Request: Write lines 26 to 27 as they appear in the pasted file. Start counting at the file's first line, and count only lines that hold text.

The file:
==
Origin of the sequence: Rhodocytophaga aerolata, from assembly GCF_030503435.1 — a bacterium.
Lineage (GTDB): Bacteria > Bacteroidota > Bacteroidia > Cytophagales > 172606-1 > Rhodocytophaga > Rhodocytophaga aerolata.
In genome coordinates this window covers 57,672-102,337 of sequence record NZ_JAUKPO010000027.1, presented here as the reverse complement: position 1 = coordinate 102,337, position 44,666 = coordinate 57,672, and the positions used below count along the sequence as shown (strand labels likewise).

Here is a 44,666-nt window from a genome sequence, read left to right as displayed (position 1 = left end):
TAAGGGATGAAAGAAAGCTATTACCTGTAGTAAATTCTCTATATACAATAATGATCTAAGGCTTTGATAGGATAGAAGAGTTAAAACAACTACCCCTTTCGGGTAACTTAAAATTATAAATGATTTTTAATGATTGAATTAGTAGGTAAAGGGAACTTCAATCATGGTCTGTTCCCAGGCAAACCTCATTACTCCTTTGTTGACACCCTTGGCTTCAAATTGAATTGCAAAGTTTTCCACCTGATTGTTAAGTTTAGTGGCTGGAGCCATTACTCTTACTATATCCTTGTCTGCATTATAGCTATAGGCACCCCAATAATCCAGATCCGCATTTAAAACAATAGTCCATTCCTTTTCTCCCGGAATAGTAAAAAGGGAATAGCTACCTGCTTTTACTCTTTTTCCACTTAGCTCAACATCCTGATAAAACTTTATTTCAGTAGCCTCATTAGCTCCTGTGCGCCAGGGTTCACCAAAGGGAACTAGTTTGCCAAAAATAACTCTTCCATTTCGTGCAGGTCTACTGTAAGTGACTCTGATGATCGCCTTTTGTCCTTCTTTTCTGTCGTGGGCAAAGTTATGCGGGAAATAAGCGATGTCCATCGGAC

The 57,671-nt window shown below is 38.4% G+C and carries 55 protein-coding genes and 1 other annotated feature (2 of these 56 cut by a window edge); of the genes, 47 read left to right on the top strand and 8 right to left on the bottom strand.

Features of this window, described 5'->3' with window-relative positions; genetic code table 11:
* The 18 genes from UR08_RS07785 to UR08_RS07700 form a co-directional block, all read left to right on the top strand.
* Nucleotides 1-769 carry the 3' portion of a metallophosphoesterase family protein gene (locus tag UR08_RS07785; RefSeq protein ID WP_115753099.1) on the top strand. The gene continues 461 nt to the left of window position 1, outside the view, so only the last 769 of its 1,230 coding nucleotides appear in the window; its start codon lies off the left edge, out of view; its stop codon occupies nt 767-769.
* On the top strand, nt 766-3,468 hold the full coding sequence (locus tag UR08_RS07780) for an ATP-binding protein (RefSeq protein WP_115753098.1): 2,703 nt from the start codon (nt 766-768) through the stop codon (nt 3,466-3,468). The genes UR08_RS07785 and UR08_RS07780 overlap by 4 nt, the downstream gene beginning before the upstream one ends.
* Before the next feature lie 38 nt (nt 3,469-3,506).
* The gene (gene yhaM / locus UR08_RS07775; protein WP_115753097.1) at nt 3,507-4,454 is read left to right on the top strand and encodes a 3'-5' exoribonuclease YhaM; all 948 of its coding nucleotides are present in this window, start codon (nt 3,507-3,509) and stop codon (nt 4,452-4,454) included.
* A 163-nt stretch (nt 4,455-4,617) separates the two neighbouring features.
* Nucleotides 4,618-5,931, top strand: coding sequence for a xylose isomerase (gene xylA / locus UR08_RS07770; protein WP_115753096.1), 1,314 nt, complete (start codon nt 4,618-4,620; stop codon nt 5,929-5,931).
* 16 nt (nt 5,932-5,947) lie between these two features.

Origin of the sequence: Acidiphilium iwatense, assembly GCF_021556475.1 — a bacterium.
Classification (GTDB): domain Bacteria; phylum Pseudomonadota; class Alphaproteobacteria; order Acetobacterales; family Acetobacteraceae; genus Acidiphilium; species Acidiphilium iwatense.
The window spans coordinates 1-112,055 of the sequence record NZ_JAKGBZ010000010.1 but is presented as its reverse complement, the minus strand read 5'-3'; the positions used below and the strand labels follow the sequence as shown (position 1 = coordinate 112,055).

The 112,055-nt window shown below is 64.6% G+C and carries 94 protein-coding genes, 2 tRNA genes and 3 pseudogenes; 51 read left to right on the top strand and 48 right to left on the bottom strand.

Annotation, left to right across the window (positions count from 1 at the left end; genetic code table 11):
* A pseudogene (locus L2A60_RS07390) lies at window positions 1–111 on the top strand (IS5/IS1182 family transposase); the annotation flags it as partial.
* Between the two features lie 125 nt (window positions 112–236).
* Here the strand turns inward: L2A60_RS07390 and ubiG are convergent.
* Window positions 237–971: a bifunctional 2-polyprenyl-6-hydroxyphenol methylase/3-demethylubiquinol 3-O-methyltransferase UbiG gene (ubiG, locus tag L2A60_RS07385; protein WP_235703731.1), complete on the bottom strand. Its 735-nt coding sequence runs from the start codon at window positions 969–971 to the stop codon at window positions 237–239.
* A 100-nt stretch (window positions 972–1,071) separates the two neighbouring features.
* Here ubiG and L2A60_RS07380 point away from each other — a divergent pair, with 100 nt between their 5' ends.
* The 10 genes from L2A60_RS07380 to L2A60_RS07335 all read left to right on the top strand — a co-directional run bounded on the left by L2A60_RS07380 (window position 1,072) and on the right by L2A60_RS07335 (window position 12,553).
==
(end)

* Here ubiG and L2A60_RS07380 point away from each other — a divergent pair, with 100 nt between their 5' ends.
* The 10 genes from L2A60_RS07380 to L2A60_RS07335 all read left to right on the top strand — a co-directional run bounded on the left by L2A60_RS07380 (window position 1,072) and on the right by L2A60_RS07335 (window position 12,553).